They say the a picture is worth 1,000 words. This may be an exaggeration when you consider what words would come to the mind of the average viewer. By including relevant visual detail, you give the viewer enough information to provide a context for the image while giving details about this brief moment.
This shot was made at the Coyote Point Rifle and Pistol Range in San Mateo. If you have never been to a shooting range, they are usually not particularly interesting to look at. In the case of Coyote Point, it appears somewhat barren, being designed with safety, not esthetics, in mind. The challenge was to find a background for a photo that was both unique to the facility and hinted at what actually goes on there. There were other volunteers adding new gravel to the range walkways, but I felt that photo of a Bobcat dumping gravel on the footpaths would have come up short on both accounts.
I am not a "saturation shooter" when it comes to making a shot like this. I consciously try to place my subjects in an environment that suggests something about the story. In this case, I needed some visual elements that would suggest that this was a rifle range, and while you can't show people simultaneously shooting targets and throwing them away, you can find something in the environment that makes the location pretty obvious. I found this "Sighting In Your Rifle" sign at the far end, which clearly suggested what would normally happen at a shooting range. The stacks of target backers awaiting repair were an appreciated bonus.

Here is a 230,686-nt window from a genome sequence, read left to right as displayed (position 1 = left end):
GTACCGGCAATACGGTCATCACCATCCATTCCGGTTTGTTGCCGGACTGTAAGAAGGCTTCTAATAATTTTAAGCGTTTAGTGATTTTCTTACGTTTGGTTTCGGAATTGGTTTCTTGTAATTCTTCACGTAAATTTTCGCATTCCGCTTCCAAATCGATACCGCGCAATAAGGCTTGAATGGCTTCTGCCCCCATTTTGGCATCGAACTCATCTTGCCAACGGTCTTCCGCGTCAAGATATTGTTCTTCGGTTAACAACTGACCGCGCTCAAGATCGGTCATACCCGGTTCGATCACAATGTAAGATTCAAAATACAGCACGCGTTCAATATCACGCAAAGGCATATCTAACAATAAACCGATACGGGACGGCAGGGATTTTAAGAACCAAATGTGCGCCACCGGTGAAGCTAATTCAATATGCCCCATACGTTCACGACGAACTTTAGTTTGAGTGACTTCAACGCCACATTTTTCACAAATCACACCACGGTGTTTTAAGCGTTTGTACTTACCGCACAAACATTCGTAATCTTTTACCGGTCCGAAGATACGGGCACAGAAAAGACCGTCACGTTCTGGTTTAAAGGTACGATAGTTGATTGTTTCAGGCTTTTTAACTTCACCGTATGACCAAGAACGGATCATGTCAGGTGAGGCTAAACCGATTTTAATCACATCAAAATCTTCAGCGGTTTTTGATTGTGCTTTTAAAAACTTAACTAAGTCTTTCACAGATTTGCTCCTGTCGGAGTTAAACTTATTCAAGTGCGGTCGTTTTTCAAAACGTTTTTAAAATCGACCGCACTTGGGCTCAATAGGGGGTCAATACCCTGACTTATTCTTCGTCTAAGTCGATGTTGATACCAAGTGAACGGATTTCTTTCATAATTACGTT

After viewing this image with a Hoodman Hood Loupe, it became clear that the shooting bench at camera left wasn't adding anything to the image. So I zoomed my lens from 11mm to 16, and moved in for a tighter shot.
Photo #5: Here's the actual photo, right out of the camera. I chose an 8X10 aspect ratio, and in the crop, lost some of the target at camera right. But I believe the final image, seen below, has all of the necessary visual elements to carry the story. You don't have to know anything about shooting to figure out what happening in the photo.
Here's one last look at the final image. Some adjustments in Levels provide a bit of "snap" to the image, and the cropping managed to eliminate portions of the background.
As an editorial photo, you can get a sense for what these fellows are doing. It is much more interesting that the common alternative, a photo with five people, squinting into the sun, standing beside of a mound of gravel. The target backers were going to be cleaned anyway. I just made sure that I was ready to shoot when they started peeling the old targets off the backers, and stayed around until I made the photo I wanted.